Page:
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09 February 2016

Outlet Malls…the allure of the deal

Typically when I make my way to Florida, I tend to visit an outlet mall. They seem to be better than the Canadian versions that I’ve been to. But more and more often, I leave empty handed and this time, I also left with a headache. I walked into a large department store outlet and all I could see were racks and racks of clothes, handbags, shoes, etc. So much so, that I wondered how all of this merchandise would sell…considering it was already post Xmas rush.

With all the articles I’ve been reading recently about ethical fashion, I couldn’t help but think of all the labour involved…and the travel…and the carbon used to make the products. If this is the supposed ‘last place of sale’ what would happen if they didn’t sell? Would they be dumped into a landfill? Donated? Sold to even lower end discount houses? Ironically…what if they were shipped back to the point of fabric origin as a donated or super-cheap product. Essentially, the product would end up costing way more than it sold for…and may have travelled the world many times over. That is where the headache started… I also thought the clothes looked cheaper…and based on this recent news story by the CBC, often outlet stores house lower quality versions of the retail stores. However, a deal is a deal…and if it seems nice and is a great price, why not?

Growing up I never knew what full retail price even meant. My mother is the best deal finder and negotiator I know. She grew up without much materialistically, but she always managed to look sharp. Her mother, my grandmother, was an excellent seamstress and found the best quality materials at the lowest price and made super fashionable outfits. I personally benefited by having the best Barbie clothes on the block. As the years passed, my mother was still very price conscious and continued to find the best deals…however, many of these ‘deals’ would end up barely worn, taking up space in her closet. So I said “Mom, even though you got a deal…you still spent money on something you never wear…a waste!”.

The question is, with more outlet malls sprouting across North America (see International Council of shopping Report) are people buying more things they don’t need due to the allure of ‘the deal’? My husband, who joined me on my outlet excursion did it right. He knew what he was looking for, essentially as he called it ‘his uniform’. He was focused and didn’t get caught up with buying what he didn’t need…his list: 2 pairs of Levi’s (a better deal when you buy 2), 1 pair of converse and a Robert Graham shirt (usually $250 Cdn…his deal $65 US).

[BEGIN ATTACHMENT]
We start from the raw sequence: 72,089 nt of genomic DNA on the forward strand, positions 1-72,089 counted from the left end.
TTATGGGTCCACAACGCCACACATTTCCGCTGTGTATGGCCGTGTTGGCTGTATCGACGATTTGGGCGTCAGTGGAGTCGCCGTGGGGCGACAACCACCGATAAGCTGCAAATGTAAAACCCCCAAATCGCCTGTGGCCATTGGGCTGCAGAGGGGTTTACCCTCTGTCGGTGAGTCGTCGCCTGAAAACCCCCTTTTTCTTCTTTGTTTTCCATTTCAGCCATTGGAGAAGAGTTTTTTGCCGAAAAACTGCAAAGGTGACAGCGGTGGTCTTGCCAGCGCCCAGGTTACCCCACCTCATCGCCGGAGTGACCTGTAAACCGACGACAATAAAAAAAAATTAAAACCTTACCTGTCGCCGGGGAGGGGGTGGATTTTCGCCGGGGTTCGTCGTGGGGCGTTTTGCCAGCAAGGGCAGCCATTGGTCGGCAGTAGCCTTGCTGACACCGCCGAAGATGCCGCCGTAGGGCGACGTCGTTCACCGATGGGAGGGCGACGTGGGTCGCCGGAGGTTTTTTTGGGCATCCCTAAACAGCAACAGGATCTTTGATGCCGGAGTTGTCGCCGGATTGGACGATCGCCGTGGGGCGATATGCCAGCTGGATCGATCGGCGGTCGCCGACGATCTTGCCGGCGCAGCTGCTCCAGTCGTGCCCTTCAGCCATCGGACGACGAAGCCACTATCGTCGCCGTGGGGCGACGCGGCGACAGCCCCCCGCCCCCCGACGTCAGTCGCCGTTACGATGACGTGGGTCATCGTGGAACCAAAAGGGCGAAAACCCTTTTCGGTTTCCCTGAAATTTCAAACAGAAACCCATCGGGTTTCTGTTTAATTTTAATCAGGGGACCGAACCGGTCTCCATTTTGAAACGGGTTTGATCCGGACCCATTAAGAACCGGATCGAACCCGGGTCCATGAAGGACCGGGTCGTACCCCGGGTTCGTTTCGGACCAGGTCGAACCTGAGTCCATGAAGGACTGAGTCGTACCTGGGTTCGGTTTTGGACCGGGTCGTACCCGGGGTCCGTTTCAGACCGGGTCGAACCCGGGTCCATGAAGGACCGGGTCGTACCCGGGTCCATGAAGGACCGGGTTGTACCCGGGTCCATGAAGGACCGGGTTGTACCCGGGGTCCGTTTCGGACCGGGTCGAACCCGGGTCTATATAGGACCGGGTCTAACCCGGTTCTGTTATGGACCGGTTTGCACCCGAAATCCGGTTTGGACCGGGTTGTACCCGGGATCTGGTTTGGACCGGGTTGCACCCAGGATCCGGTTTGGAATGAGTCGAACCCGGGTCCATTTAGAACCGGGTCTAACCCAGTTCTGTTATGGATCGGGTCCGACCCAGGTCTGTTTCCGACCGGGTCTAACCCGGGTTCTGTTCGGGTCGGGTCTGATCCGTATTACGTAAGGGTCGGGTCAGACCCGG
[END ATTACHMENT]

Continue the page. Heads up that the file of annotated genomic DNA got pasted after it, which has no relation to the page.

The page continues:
Photo courtesy of

Sawgrass Mills Photo:

Despite my first endeavour that brought me a headache, I wanted to check out Sawgrass Mills. This time, I went with a plan (actually learning some pointers from my husband!). I planned the trip with stores I wanted to hit, and had a specific departure time. I love Helmut Lang, and was pleasantly surprised how well organized it was and how friendly the staff were…it was a great experience. The staff also confirmed that the merchandise was the same product as their traditional stores, but maybe from an earlier season. I found a great black dress for $100 (originally $495) and can be worn with sneakers, heels for fancy or with tights and boots during the winter months. I felt I was getting good value and loved it.

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I did a bit of research about Helmut Lang and discovered it was part of a Japanese retail conglomerate called, Fast Retailing Ltd (who also own Theory and Uniqlo). I made my purchase not knowing about their sustainability activity, but knowing that Helmut Lang pieces are timeless, versatile and of good quality. For further information about their CSR activity, here is a link to Fast Retailing Co, Ltd. 2015 CSR report.

Overall, outlet malls are a good ‘outlet’ for selling through products that couldn’t be sold via traditional retailing and offering consumers better price options. But I would hate to think that the tremendous growth of outlet malls is just fuelling more fast, low quality fashion that ends up either wasting away in people’s wardrobe or in a landfill. I’m all for the ‘art of the deal’ and it can be quite alluring (trust me)…but best to still consider if you really need it, that you’ll actually wear it and that you are getting good value (please check the quality). If it meets all the above criteria – kudos to you for finding ‘the deal’…I know my mom would be proud!

If you have some outlet mall stories you would like to share, please leave in the comments section. Thank you for reading…

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